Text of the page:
Stony Grey Joyce?
An Irishman’s Diary about James Joyce’s secret career as a Monaghan footballer
“Now, sceptical as I am about this, I won’t go so far as to say that James Joyce definitely didn’t play for Inniskeen, in goal or otherwise.” Photograph: C Ruf/Archive Photos/Getty Images
I see James Joyce has joined the increasingly crowded Monaghan GAA bandwagon. Or at least that his Wikipedia entry, to which an alert reader has referred me, now claims he once played in goal for “Inniskeen”.
Usually, faced with such blatant aggrandisement on Wikipedia, you suspect the subject himself has been editing his profile. But if Joyce really was involved in this case, he covered his tracks via a ghost writer. Thus Wikipedia attributes the claim to the Guardian newspaper, via a link to its books blog, which recently featured an item on “Footballing Authors”.
And there, amid the standard line-up of Camus, Nabakov, and Arthur Conan Doyle – all goalkeepers, by the way – is the author of Ulysses. Of whom the Guardian comments: “Joyce was keeper for a small team in rural Inniskeen – Gaelic Football, of course, rather than the Association game more commonly enjoyed here.”
Now, sceptical as I am about this, I won’t go so far as to say that James Joyce definitely didn’t play for Inniskeen, in goal or otherwise. I suppose it’s possible, even though he was born in Dublin and had no connections with the parish. Certainly, you wouldn’t put it beyond Inniskeen to have pulled such a stroke. If he was any good, they could well have brought him in for a big championship match and falsified the paperwork.
But among many grounds for doubt, I suspect Joyce’s well-known eyesight problems might have ruled him out of a goalkeeping role. And so, unless somebody can produce documentary evidence, I fear the Guardian – no doubt inspired by the mischievous genius himself – may be mixing Joyce up with a writer that we do know for a fact played in goal for Inniskeen, Patrick Kavanagh.
Not that Kavanagh was much of a keeper, either. Contemporaneous reports suggest that, during quiet periods of games, his attention was prone to wander. As was the rest of him, sometimes. By his own account, he once nipped out to the shop for an ice-cream during a stoppage, returning to find play resumed and a goal scored in his absence.
Still, with his big frame and farmer’s strength, Kavanagh would have been better equipped than the frail Joyce to deal with the physical demands of GAA during the early 20th century, a period when Monaghan football was not yet the beautiful game it is now.
Speaking of beauty, there was much quoting of Kavanagh’s poetry after last Sunday’s famous win, with RTÉ analyst Joe Brolly, for example, evoking the “wink and elbow language of delight” among players and fans.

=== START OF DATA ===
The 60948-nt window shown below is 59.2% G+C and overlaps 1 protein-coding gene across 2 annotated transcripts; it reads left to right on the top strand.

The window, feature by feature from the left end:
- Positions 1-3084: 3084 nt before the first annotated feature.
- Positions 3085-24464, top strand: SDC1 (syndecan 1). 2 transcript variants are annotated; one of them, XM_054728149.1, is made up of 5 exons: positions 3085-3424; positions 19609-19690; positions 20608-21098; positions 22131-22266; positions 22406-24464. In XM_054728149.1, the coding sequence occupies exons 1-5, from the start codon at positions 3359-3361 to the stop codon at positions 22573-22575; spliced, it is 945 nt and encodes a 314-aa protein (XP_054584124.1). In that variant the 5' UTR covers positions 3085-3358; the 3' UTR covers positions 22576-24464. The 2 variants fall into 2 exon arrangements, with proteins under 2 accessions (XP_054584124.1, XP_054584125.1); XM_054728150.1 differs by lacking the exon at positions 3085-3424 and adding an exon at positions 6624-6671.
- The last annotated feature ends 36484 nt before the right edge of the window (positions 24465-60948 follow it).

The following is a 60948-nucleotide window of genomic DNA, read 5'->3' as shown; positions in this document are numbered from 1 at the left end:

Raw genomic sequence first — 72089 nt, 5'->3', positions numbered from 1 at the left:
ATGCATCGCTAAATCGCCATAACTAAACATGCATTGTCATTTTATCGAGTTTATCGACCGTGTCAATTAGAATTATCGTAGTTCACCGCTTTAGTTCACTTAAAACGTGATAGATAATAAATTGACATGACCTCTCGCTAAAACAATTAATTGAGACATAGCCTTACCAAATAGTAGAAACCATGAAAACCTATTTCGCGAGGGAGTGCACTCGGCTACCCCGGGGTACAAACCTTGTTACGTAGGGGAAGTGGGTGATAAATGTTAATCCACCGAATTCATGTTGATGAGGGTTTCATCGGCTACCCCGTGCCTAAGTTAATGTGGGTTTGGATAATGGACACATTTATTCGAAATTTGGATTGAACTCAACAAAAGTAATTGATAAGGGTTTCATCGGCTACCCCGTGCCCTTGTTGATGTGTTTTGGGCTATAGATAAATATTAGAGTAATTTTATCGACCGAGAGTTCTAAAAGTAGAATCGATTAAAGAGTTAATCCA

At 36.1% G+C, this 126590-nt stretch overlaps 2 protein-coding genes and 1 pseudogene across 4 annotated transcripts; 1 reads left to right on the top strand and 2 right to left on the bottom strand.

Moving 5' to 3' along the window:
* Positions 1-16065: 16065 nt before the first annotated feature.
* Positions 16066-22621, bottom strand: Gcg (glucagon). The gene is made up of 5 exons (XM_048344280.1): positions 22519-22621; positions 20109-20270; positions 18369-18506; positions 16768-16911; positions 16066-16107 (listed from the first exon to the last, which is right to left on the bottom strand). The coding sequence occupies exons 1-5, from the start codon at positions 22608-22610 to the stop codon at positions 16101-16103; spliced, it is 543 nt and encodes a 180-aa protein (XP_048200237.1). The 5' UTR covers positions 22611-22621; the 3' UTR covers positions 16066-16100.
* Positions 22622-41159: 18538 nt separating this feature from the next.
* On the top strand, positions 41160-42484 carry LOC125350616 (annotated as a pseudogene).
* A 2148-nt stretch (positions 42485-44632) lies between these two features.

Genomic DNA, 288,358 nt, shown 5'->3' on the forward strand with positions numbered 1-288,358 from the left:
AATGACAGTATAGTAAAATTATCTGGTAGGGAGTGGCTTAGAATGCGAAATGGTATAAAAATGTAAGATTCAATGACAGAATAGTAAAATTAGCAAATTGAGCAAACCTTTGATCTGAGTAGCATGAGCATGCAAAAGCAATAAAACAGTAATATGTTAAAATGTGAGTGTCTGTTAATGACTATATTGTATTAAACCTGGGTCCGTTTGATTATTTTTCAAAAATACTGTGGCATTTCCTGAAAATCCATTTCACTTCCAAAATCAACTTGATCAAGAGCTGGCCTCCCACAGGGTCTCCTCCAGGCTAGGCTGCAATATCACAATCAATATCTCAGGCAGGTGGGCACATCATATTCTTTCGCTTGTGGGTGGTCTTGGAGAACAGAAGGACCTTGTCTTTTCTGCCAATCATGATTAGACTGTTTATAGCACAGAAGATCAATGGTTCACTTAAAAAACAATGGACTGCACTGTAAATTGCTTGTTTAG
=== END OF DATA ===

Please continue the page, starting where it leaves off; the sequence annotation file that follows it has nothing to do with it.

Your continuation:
But wink-and-elbow was not the only language spoken in Inniskeen, circa 1930. A related dialect – boot-and-elbow – was also widespread (in fact, there remain a few native speakers in the area to this day). Witness the following, in which Antoinette Quinn, from her fine biography of Kavanagh, describes the rigours sometimes inflicted on visiting football teams: “A senior league championship encounter between Castleblayney and Inniskeen in November 1932 was such a dirty game that nine ’Blayney players were injured. The [Dundalk] Democrat listed the injured: Bradley (fractured jaw, detained in county hospital); McElroy (neck injuries); Burns (rib injuries); Fisher (split knee, split lip, cut on face); Roche (kick on hinch); Cunningham (kick on thigh); Loughman (kick on leg); Malone (kick on thigh, still lame); Mason (injuries to side of head).”
Never mind Joyce. Even Kavanagh, with his poetic sensibilities, may have been out of his depth in 1930s Monaghan GAA. His mother probably thought so anyway. When he was expelled from the club for embezzling funds (he was treasurer and, as he admitted under questioning, occasionally dipped into the cash box for the price of cigarettes), Quinn suggests his mother was more relieved than embarrassed.
So no, I can’t really see the author of Ulysses playing for Inniskeen, whatever the Guardian thinks. But if anybody does have an old photograph of him togging out there, I’d love to see it.
In the meantime, I might as well mention an upcoming competition for which Joyce would be arguably better qualified. I refer to the annual Patrick Kavanagh Poetry Award, the deadline for which has been extended to next Monday week, August 5th. As usual, there is €1,000 and much glory up for grabs (more details at patrickkavanaghcountry.com). But the prize is for a debut collection. So even if he can still edit his own Wikipedia entry, the ghost of James Joyce would appear to be ineligible.